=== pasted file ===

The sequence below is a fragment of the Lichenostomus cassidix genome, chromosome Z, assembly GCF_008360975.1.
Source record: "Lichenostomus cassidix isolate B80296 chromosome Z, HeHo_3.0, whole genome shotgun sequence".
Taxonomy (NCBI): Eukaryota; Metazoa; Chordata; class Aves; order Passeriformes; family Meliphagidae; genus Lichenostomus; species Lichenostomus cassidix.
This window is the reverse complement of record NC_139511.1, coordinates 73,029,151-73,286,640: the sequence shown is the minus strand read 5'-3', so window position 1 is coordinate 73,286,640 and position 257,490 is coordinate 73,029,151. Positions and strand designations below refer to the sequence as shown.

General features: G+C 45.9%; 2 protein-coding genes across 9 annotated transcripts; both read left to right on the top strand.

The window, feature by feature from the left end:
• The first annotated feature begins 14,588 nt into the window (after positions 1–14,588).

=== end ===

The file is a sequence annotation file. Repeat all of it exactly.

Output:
The sequence below is a fragment of the Lichenostomus cassidix genome, chromosome Z, assembly GCF_008360975.1.
Source record: "Lichenostomus cassidix isolate B80296 chromosome Z, HeHo_3.0, whole genome shotgun sequence".
Taxonomy (NCBI): Eukaryota; Metazoa; Chordata; class Aves; order Passeriformes; family Meliphagidae; genus Lichenostomus; species Lichenostomus cassidix.
This window is the reverse complement of record NC_139511.1, coordinates 73,029,151-73,286,640: the sequence shown is the minus strand read 5'-3', so window position 1 is coordinate 73,286,640 and position 257,490 is coordinate 73,029,151. Positions and strand designations below refer to the sequence as shown.

General features: G+C 45.9%; 2 protein-coding genes across 9 annotated transcripts; both read left to right on the top strand.

The window, feature by feature from the left end:
• The first annotated feature begins 14,588 nt into the window (after positions 1–14,588).